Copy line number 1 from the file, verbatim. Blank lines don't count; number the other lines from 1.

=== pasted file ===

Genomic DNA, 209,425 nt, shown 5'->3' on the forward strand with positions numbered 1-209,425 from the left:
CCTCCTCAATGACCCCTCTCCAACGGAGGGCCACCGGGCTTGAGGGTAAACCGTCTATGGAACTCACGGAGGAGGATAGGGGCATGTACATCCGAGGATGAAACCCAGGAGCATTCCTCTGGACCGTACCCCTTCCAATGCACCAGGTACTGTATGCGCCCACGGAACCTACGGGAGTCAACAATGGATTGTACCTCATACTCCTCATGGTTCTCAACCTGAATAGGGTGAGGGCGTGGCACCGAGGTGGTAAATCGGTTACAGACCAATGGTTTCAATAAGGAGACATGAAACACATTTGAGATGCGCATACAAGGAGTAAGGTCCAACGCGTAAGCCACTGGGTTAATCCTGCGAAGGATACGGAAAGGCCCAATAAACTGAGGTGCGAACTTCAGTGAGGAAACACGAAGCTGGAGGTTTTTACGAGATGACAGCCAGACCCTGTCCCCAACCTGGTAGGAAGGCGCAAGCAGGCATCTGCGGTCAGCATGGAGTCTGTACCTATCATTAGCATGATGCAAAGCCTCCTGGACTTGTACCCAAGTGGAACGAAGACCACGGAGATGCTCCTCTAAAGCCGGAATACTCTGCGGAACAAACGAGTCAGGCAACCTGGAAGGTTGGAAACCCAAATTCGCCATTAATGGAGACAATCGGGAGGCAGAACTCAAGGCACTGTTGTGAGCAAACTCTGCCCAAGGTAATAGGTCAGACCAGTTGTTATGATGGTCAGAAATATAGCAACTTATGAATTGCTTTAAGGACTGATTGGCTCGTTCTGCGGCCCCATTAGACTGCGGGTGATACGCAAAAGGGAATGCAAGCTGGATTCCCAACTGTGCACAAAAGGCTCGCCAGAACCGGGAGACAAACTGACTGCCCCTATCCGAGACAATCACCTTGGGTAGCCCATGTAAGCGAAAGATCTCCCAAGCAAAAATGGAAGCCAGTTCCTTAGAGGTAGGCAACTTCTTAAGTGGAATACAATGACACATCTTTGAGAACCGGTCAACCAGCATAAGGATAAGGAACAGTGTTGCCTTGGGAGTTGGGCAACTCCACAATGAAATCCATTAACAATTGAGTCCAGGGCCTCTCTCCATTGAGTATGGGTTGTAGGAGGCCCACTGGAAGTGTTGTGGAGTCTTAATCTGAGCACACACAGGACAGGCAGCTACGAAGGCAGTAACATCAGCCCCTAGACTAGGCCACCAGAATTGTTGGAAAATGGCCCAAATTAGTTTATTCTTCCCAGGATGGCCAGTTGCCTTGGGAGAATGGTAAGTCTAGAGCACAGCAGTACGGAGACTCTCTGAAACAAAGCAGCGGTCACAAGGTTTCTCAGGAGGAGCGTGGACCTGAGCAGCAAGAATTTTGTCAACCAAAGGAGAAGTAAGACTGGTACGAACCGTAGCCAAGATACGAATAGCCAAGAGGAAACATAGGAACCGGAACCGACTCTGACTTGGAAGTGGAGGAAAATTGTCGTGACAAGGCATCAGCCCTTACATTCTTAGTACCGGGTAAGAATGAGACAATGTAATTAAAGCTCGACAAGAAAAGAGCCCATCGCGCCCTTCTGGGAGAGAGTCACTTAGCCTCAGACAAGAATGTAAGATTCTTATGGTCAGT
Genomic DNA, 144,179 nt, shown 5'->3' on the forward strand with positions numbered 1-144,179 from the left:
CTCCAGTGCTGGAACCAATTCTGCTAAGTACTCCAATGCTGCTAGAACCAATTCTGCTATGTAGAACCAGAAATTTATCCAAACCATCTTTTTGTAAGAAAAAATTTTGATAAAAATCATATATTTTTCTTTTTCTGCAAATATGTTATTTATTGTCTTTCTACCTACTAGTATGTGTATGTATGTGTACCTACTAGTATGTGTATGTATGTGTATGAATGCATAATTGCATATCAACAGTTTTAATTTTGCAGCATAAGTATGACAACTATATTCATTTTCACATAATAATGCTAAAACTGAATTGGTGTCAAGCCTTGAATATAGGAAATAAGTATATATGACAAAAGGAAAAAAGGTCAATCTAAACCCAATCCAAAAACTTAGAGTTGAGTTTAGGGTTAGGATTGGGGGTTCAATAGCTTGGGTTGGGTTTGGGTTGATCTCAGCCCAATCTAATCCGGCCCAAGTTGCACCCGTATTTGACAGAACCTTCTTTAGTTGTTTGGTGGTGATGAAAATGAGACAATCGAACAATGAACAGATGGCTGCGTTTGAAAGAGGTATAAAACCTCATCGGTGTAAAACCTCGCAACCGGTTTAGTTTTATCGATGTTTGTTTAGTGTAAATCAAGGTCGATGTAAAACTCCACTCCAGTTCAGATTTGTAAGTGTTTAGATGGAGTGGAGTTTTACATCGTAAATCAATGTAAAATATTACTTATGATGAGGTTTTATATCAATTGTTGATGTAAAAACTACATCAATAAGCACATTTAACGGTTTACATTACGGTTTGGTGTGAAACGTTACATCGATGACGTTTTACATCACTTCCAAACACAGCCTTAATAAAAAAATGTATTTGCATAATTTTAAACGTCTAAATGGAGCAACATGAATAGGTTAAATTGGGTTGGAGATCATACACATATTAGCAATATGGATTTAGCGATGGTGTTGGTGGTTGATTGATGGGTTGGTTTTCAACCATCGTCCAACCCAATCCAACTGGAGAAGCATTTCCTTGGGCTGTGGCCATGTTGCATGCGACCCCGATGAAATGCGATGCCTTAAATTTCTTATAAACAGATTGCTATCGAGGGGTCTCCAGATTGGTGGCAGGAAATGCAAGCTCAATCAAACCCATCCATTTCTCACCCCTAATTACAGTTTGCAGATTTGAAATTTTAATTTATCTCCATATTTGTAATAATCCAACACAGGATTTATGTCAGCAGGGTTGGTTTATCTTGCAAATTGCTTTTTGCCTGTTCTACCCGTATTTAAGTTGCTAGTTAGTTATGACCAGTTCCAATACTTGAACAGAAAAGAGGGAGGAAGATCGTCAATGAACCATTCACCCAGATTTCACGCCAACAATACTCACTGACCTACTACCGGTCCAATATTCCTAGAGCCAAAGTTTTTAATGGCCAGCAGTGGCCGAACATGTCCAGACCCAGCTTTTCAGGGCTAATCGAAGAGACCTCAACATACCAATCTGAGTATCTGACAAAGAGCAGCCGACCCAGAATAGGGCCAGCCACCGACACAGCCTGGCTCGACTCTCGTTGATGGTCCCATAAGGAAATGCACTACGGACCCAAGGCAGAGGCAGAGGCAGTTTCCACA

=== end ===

Genomic DNA, 209,425 nt, shown 5'->3' on the forward strand with positions numbered 1-209,425 from the left: